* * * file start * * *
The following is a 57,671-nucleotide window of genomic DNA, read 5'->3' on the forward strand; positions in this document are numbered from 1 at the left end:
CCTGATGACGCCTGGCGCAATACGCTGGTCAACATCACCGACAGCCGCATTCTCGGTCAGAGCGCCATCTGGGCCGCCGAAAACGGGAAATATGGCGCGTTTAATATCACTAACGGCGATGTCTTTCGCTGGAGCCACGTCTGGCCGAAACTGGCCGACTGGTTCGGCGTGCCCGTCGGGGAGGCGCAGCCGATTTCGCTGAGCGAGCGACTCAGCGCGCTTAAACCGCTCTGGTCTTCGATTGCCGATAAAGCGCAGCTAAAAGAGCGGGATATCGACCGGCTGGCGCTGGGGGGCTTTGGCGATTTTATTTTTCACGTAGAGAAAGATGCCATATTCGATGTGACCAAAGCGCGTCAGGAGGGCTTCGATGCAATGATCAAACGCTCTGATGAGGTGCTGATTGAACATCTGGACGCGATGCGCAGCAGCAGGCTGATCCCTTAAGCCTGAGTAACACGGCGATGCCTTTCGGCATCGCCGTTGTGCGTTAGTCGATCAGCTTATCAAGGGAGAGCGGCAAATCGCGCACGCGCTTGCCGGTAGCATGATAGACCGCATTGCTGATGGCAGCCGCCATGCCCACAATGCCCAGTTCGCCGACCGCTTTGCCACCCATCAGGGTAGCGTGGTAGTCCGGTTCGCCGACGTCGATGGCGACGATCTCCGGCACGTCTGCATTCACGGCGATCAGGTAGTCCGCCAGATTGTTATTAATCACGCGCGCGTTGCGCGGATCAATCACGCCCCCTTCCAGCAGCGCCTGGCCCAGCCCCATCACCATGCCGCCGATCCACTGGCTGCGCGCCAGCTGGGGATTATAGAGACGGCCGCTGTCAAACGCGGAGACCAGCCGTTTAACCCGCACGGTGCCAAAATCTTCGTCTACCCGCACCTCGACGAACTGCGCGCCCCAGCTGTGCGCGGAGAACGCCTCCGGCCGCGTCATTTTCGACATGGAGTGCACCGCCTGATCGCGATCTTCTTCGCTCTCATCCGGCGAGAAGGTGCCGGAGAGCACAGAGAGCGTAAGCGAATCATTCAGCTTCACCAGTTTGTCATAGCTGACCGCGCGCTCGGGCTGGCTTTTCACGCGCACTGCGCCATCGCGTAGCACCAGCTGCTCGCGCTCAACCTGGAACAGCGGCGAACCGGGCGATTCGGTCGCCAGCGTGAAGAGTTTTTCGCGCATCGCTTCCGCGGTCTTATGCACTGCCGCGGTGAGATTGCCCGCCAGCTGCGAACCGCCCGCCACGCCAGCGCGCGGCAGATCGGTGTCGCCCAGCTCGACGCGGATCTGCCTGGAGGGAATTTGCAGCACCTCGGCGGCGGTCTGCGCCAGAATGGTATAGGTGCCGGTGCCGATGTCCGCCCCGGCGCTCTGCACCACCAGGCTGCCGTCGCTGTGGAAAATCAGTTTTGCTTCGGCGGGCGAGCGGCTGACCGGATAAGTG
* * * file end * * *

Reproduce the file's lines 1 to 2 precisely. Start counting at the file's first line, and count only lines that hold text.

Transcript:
The following is a 57,671-nucleotide window of genomic DNA, read 5'->3' on the forward strand; positions in this document are numbered from 1 at the left end:
CCTGATGACGCCTGGCGCAATACGCTGGTCAACATCACCGACAGCCGCATTCTCGGTCAGAGCGCCATCTGGGCCGCCGAAAACGGGAAATATGGCGCGTTTAATATCACTAACGGCGATGTCTTTCGCTGGAGCCACGTCTGGCCGAAACTGGCCGACTGGTTCGGCGTGCCCGTCGGGGAGGCGCAGCCGATTTCGCTGAGCGAGCGACTCAGCGCGCTTAAACCGCTCTGGTCTTCGATTGCCGATAAAGCGCAGCTAAAAGAGCGGGATATCGACCGGCTGGCGCTGGGGGGCTTTGGCGATTTTATTTTTCACGTAGAGAAAGATGCCATATTCGATGTGACCAAAGCGCGTCAGGAGGGCTTCGATGCAATGATCAAACGCTCTGATGAGGTGCTGATTGAACATCTGGACGCGATGCGCAGCAGCAGGCTGATCCCTTAAGCCTGAGTAACACGGCGATGCCTTTCGGCATCGCCGTTGTGCGTTAGTCGATCAGCTTATCAAGGGAGAGCGGCAAATCGCGCACGCGCTTGCCGGTAGCATGATAGACCGCATTGCTGATGGCAGCCGCCATGCCCACAATGCCCAGTTCGCCGACCGCTTTGCCACCCATCAGGGTAGCGTGGTAGTCCGGTTCGCCGACGTCGATGGCGACGATCTCCGGCACGTCTGCATTCACGGCGATCAGGTAGTCCGCCAGATTGTTATTAATCACGCGCGCGTTGCGCGGATCAATCACGCCCCCTTCCAGCAGCGCCTGGCCCAGCCCCATCACCATGCCGCCGATCCACTGGCTGCGCGCCAGCTGGGGATTATAGAGACGGCCGCTGTCAAACGCGGAGACCAGCCGTTTAACCCGCACGGTGCCAAAATCTTCGTCTACCCGCACCTCGACGAACTGCGCGCCCCAGCTGTGCGCGGAGAACGCCTCCGGCCGCGTCATTTTCGACATGGAGTGCACCGCCTGATCGCGATCTTCTTCGCTCTCATCCGGCGAGAAGGTGCCGGAGAGCACAGAGAGCGTAAGCGAATCATTCAGCTTCACCAGTTTGTCATAGCTGACCGCGCGCTCGGGCTGGCTTTTCACGCGCACTGCGCCATCGCGTAGCACCAGCTGCTCGCGCTCAACCTGGAACAGCGGCGAACCGGGCGATTCGGTCGCCAGCGTGAAGAGTTTTTCGCGCATCGCTTCCGCGGTCTTATGCACTGCCGCGGTGAGATTGCCCGCCAGCTGCGAACCGCCCGCCACGCCAGCGCGCGGCAGATCGGTGTCGCCCAGCTCGACGCGGATCTGCCTGGAGGGAATTTGCAGCACCTCGGCGGCGGTCTGCGCCAGAATGGTATAGGTGCCGGTGCCGATGTCCGCCCCGGCGCTCTGCACCACCAGGCTGCCGTCGCTGTGGAAAATCAGTTTTGCTTCGGCGGGCGAGCGGCTGACCGGATAAGTG